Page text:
Exopolymers are thought to influence bacterial adhesion to surfaces, but the time-dependent nature of molecular-scale interactions of biopolymers with a surface are poorly understood. In this study, the adhesion forces between two proteins and a polysaccharide [Bovine serum albumin (BSA), lysozyme, or dextran] and colloids (uncoated or BSA-coated carboxylated latex microspheres) were analyzed using colloid probe atomic force microscopy (AFM). Increasing the residence time of an uncoated or BSA-coated microsphere on a surface consistently increased the adhesion force measured during retraction of the colloid from the surface, demonstrating the important contribution of polymer rearrangement to increased adhesion force. Increasing the force applied on the colloid (loading force) also increased the adhesion force. For example, at a lower loading force of ∼0.6 nN there was little adhesion (less than - 0.47 nN) measured between a microsphere and the BSA surface for an exposure time up to 10 s. Increasing the loading force to 5.4 nN increased the adhesion force to -4.1 nN for an uncoated microsphere to a BSA surface and to as much as -7.5 nN for a BSA-coated microsphere to a BSA-coated glass surface for a residence time of 10 s. Adhesion forces between colloids and biopolymer surfaces decreased inversely with pH over a pH range of 4.5-10.6, suggesting that hydrogen bonding and a reduction of electrostatic repulsion were dominant mechanisms of adhesion in lower pH solutions. Larger adhesion forces were observed at low (1 mM) versus high ionic strength (100 mM), consistent with previous AFM findings. These results show the importance of polymers for colloid adhesion to surfaces by demonstrating that adhesion forces increase with applied force and detention time, and that changes in the adhesion forces reflect changes in solution chemistry.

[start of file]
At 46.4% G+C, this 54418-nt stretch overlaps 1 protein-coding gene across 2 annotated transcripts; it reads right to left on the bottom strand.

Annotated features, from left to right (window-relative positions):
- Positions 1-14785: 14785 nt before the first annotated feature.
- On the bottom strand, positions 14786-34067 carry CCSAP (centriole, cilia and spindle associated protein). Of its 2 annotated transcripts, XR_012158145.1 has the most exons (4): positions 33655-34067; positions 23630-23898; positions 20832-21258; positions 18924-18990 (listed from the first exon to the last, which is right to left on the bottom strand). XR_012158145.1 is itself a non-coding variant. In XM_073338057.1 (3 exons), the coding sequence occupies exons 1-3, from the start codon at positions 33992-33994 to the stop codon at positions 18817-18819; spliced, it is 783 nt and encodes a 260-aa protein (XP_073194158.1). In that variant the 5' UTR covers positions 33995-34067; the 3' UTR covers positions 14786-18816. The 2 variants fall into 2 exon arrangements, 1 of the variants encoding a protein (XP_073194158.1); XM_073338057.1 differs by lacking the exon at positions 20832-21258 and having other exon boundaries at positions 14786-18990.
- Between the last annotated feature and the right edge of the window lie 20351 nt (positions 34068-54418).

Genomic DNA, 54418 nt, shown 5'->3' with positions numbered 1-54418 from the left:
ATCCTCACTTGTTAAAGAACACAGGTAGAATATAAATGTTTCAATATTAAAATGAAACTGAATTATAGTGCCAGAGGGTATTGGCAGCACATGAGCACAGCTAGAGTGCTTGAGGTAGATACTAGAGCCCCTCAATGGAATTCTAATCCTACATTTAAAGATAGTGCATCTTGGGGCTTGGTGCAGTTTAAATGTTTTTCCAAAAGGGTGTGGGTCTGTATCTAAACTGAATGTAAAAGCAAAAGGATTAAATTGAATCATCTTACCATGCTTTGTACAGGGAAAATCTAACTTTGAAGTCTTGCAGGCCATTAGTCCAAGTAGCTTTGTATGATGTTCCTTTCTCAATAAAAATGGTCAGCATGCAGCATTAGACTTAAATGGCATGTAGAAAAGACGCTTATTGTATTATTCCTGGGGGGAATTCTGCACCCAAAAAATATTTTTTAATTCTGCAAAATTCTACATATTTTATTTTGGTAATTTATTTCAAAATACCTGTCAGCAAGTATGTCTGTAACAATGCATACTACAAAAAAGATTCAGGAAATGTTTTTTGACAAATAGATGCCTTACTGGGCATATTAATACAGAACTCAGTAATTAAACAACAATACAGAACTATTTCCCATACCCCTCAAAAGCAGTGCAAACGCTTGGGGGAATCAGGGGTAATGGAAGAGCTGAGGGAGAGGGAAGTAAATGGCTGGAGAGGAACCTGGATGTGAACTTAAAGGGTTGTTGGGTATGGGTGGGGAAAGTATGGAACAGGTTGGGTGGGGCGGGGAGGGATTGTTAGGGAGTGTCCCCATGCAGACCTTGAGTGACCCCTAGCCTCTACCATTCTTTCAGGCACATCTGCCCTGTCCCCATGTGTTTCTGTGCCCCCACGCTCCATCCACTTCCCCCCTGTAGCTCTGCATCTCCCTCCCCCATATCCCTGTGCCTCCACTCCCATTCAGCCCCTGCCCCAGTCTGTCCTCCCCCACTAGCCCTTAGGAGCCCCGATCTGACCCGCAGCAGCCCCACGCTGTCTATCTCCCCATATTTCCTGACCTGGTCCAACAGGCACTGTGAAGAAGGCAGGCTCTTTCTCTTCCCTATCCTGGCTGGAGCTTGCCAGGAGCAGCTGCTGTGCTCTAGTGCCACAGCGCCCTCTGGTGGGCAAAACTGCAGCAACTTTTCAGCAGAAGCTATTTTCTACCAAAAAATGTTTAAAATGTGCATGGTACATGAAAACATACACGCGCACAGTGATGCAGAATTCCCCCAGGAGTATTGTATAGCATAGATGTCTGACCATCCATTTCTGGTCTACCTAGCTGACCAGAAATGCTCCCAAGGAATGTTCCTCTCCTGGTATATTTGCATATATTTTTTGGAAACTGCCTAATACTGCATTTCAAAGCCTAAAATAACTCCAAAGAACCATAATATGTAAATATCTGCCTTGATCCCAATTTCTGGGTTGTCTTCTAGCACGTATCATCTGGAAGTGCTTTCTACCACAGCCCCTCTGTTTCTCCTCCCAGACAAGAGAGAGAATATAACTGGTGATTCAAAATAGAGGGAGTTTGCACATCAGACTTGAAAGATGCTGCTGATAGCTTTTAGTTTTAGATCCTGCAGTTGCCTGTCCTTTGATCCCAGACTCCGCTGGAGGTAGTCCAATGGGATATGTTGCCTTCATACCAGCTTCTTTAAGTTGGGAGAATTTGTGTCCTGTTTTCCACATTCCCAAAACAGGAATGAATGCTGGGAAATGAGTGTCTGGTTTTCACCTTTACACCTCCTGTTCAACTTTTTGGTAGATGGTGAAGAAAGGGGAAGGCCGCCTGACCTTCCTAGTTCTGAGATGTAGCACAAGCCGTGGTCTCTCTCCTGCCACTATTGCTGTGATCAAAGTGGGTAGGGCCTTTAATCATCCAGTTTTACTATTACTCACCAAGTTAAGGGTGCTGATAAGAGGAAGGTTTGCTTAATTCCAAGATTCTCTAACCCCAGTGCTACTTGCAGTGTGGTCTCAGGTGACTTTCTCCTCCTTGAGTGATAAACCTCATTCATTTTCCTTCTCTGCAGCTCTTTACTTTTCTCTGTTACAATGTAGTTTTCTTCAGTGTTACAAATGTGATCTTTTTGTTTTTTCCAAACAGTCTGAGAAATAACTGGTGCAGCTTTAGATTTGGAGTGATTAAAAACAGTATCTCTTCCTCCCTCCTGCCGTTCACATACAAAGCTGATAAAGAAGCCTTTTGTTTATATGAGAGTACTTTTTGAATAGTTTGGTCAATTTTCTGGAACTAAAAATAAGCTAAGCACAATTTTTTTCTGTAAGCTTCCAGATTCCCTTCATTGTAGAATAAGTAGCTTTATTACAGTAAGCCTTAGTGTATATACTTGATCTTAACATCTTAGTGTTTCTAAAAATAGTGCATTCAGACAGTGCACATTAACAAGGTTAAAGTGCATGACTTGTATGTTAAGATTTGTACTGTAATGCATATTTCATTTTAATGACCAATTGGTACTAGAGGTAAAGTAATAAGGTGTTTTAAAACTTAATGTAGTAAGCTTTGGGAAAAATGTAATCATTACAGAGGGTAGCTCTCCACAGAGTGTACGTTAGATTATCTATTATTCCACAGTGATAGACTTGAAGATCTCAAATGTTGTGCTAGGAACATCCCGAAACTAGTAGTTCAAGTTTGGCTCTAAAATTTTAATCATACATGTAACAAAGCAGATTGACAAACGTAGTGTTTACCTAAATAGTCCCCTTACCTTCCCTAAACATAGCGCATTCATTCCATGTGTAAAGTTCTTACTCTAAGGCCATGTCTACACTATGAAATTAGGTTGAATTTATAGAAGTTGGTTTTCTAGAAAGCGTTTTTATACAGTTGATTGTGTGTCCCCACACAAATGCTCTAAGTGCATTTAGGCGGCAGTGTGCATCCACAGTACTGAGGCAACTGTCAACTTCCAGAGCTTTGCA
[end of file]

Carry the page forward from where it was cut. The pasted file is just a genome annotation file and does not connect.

All Science Journal Classification (ASJC) codes
- Materials Science(all)
- Condensed Matter Physics
- Surfaces and Interfaces